Tosfos in Gittin 31a DH B'machshava says that a melacha that is done with intent alone (Tosfos is talking about being mafrish Truma with machshava and the issur of mesakein) is assur on Shabbos. The Chida in his Pnei David on Beshalach 16:23 brings a raya from Tosfos to the Maharsh Primo who said that since the Mahn that fell in the Midbar could be changed into whatever form you desired by intent alone- you could make it into baked, or cooked, or broiled simply by desiring that it be so- it was assur to make this change on Shabbos. The Teshuvos Har Tzvi (OC I 174) says that this really is clear in the passuk אֵת אֲשֶׁר תֹּאפוּ אֵפוּ וְאֵת אֲשֶׁר תְּבַשְּׁלוּ בַּשֵּׁלוּ , because the Mechilta says it means that the Mahn actually cooked/baked/broiled itself according to the owner's intent, and it's clear in the passuk that this change had to be done before Shabbos began. (It's not clear to me, though, because according to Reb Akiva Eiger's pshat in the Rambam 9 Shabbos 3 onהמבשל על האור ... דבר שאינו צריך בישול כלל פטורbishul of the Mahn could not be de'oraysa. It's a great kashe on the Rambam, but irrelevant to the halacha.)
However, the Chida, in his sefer Yosef Ometz (92:2) brings that Tosfos in Menachos 55 says the opposite, that if the hafrasha is done with thought alone, it is muttar on Shabbos. The Chida's resolution of this stira, and a discussion on the topic as a whole, can be found in the Sefer Sdei Tzofim on Menachos, page 402 (page 408 on Hebrewbooks.org , or if that doesn't work, then go here and then go to page 408).
I know that some people are going to point out Reb Akiva Eiger's Teshuva in 159 about making a kinyan before Shabbos that will be chall on Shabbos. I say it's irrelevant. I'm too lazy to discuss it, and just wrote this so nobody should say "Ha! You forgot Reb Akiva Eiger's teshuva!" I didn't.
Lastly, let me point out that the Rashi in Sanhedrin 101 is not at all clear as to why it is muttar, as indicated in Reb Chaim's two teirutzim. Concordant with Reb Chaim's first pshat, the Levush and the Mishna Berura (328 SK 143) learn that Rashi was mattir either because it's not the normal derech or because it's supernatural. According to both the Levush and the MB, we have no proof that Rashi would be mattir machshava. In fact, it is very likely that if Rashi held that machshava is bichlal not a ma'aseh melacha, he (or the people who read into him) wouldn't have to come up with other hetteirim like shinui or not derech hateva. Since he (they) did, it proves that machshava can be considered melacha. Therefore, according to these pshatim in Rashi, our case, which is natural and will soon be common, might be assur gamur:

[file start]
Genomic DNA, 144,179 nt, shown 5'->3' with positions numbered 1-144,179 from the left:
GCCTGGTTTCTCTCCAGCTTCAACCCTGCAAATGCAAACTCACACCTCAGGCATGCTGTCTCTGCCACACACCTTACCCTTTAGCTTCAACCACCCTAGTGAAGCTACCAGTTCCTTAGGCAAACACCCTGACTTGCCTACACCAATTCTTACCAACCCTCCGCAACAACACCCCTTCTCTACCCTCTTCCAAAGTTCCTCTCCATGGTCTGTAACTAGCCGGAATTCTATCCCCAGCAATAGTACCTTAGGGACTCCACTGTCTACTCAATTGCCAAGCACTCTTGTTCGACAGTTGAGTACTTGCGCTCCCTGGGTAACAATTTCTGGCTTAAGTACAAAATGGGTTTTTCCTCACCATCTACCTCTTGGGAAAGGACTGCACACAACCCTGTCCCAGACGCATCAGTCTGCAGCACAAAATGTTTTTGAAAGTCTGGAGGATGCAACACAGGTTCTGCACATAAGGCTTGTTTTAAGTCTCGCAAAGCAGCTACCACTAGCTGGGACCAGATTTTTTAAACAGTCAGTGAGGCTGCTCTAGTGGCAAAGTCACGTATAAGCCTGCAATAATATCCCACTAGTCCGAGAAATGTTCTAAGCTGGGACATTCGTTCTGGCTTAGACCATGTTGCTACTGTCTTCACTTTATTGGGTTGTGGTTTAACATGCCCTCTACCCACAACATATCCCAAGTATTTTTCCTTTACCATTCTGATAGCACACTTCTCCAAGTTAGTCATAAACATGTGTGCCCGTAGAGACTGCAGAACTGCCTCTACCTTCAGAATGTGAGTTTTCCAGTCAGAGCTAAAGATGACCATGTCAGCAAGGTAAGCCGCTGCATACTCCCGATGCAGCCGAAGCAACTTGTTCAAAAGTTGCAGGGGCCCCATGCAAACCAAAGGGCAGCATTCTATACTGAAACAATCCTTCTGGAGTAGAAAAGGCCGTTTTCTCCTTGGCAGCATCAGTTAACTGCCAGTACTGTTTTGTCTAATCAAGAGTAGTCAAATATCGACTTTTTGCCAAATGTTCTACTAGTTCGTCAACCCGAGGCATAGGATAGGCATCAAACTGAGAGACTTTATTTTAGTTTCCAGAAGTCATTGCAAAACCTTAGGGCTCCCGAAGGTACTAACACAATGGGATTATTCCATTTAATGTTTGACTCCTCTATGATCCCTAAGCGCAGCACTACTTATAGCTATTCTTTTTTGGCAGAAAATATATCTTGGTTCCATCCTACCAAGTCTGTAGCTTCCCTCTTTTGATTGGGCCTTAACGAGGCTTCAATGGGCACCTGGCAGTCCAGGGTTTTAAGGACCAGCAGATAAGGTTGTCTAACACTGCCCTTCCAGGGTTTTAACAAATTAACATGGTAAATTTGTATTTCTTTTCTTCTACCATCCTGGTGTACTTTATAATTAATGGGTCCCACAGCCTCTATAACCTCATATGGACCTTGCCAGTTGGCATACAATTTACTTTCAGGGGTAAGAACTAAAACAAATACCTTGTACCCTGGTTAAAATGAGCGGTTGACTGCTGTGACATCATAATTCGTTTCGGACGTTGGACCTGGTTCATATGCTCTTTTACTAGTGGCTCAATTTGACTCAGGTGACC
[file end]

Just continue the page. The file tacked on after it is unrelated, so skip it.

What we end up having is the following:
- A stirah in Tosfos, Gittin 31 (Assur) and Menachos 55 (Muttar). UPDATE: This is not correct. Both are mattir.
- An ambiguous Rashi (that Rav Kanievsky in his second pshat reads to mean Muttar for sure on Shabbos, and possibly in all isurim; but according to his first pshat, and according to the Levush (OC 328) that Rashi was mattir because it's not the normal derech of Tzeidah, and the Mishna Berura in 328 SK 143 that Rashi was mattir because it's not derech hateva, we have no proof that Rashi would be mattir machshava, and most likely a proof that Rashi would asser.
- The shittos of the Maharash Primo and Rav Tzvi Pesach Frank (Assur).
- The Magen Avraham that holds that putting wheat into a mill that is already turning is called a grama, despite the intent and immediate result. It’s possible that according to the Magen Avraham, machshava cannot make something that is not called your ma’aseh into your ma’aseh.
- Assur: Rav Tzvi Pesach Frank.
- Muttar: Rav Kanievsky in his second pshat in Rashi.
- Most likely Assur in Rashi and L'halacha: Levush, Mishna Berurah, and Reb Chaim Kanievsky in his first pshat in Rashi.
- Probably Muttar: the Magen Avraham.
It could be that Shabbos is unique, that Meleches Machseves results in a chumra that makes it assur, as the Aruch Hashulchan (quoted above) says. In fact, while not very much like the mleches hamishkan, this would be a nice match with the type of melacha involved in the creation of the world. What the halacha would be in other issurim besides Shabbos remains unanswered, outside of the universal hetter of Reb Chaim Kanievsky's second pshat in Rashi, which, we have seen, is contrary to the Levush and the Mishna Berura.